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Saturday, June 16, 2012

Bedtimes and Bellybuttons

Here's what this evening looked like:

We watched an episode of The Waltons - where Olivia feels her identity is lost in her roles as Wife and Mom.  She longs for the adventure and glamour of the Air Mail pilot whose plane landed in a nearby field.  I'm sure I can relate to her on this front - often I feel my days are filled with the mundane.

Sam did magic tricks for the kids, and they kept pleading with him to do it again so they could figure out the trick.

The kids played Apples to Apples with Sam.

We discussed what Caleb wants for his birthday breakfast tomorrow.  The verdict: Cherry muffins.

Andrew is so precocious and very cute these days.  His words are stilted and carefully pronounced.  Perhaps because of his language delays he has learned to speak in full, grammatically correct sentences - complete with appropriate expression.

"I want to give you a hug Mommy!"
"Will you read me another story Mommy?"

He loves to be read to but more than that loves to feel me near.  He is a happy child - quick to put aside momentary sadnesses and willing to move on to the next thing - even if the next thing is sleep.

So I tucked him in bed and went to say goodnight to Timo.  His eyes were wide as he showed me a tiny drop of blood where he got a scratch.  "Where does the blood go?" he asked, wondering aloud.  "It will dry and become hard, then it will fall off like crumbs on the floor - and there will be new skin underneath - your skin rebuilds itself beneath the scab.  Your skin is very important - it keeps all sorts of bad stuff from entering your body.  When you get a cut it could let bad germs into your body and make you sick.  God gave you skin to protect you," I replied.

"Especially on your feet!" he piped in, after my lengthy explanation.

My kids all know how much I love biology and will give them a quick lesson any chance I get.

Priscilla wandered up.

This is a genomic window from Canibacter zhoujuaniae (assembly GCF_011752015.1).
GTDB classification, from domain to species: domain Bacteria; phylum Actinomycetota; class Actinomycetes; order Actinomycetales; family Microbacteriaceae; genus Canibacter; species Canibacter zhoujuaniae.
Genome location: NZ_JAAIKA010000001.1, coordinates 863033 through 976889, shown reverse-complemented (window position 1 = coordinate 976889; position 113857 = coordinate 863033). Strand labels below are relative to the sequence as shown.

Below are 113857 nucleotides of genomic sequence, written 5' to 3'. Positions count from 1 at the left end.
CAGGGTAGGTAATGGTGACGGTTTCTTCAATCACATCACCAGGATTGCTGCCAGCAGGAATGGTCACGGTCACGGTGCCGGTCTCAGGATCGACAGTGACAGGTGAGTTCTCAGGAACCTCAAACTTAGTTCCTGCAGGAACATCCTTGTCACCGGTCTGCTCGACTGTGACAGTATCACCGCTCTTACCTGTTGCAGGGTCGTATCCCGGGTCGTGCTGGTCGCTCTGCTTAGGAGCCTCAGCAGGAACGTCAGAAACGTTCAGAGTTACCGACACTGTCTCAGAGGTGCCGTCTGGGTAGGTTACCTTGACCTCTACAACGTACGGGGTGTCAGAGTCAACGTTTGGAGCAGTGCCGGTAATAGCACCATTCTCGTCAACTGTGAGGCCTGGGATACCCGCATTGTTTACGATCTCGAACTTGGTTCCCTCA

"Can you come say goodnight?"
"Sure I can."

So I plopped onto her bed - Caleb on one side, and Priscilla jumped on my back to give me a back rub.
"You're so soft Mommy.  Not like Daddy - he's bony."
"Well, I wouldn't mind being a bit more bony like Daddy."
"You're just right the way you are Mommy.  I can't imagine a skinny Mommy.  That would be funny."
Then Caleb sucked his cheeks in and started to giggle, "Yeah, I think Mommies are supposed to be squishy and soft."

And so they sabotaged all my weight-loss efforts.

There was a lot of excitement over Caleb's last evening being 10.
"I don't know what the big deal is about changing ages.  I mean, nothing is really different.," he said.

"Well, it means you're going to be different - eventually," I said.

He commented about wanting to stay young forever.  So I said, "In heaven you might be." When you bring up the subject of heaven to kids it is always fascinating where the conversation will go.

"I can't wait to meet Adam and Eve!  I wonder if they'll look really old!"
"Well, I can't wait to get a look at their bellies and see where there is no belly button!"
"Can you imagine when they had their first baby!?  'What's this thing hanging off his belly?  He must have something wrong!'  I wonder if God gave them instructions about what to do with the cord."
"Poor Eve.  All of humanity is probably gonna be really mad at her.  She's gotta be so embarrassed.  I'd be so humiliated.  Just 'cuz of her sin she messed up the world for everyone."
"Oh man!  Can you imagine if she hadn't sinned?  What an awesome world it would be?"
"No screeching little brothers."
"Andrew would sit in Church with his hands folded in his lap, listening to the sermon without wiggling."
"Yeah, that would be amazing."

And on it went...
I listened and giggled along with their innocent chatter and longed, together with them, for an unending youthfulness - both for them and for me!

And perhaps I have come a little closer to understanding what I happened to read earlier today in Mark 10.

"I tell you the truth, anyone who will not receive the kingdom of God like a little child will never enter it.” 

At the time I read it and thought, "I think I know what that means."  But after tonight I think I know a little more - where the knowing comes with the feeling, the laughing, the wonder and the innocence of children who long for perfection and a chance to inspect the tummies of the first man and woman.



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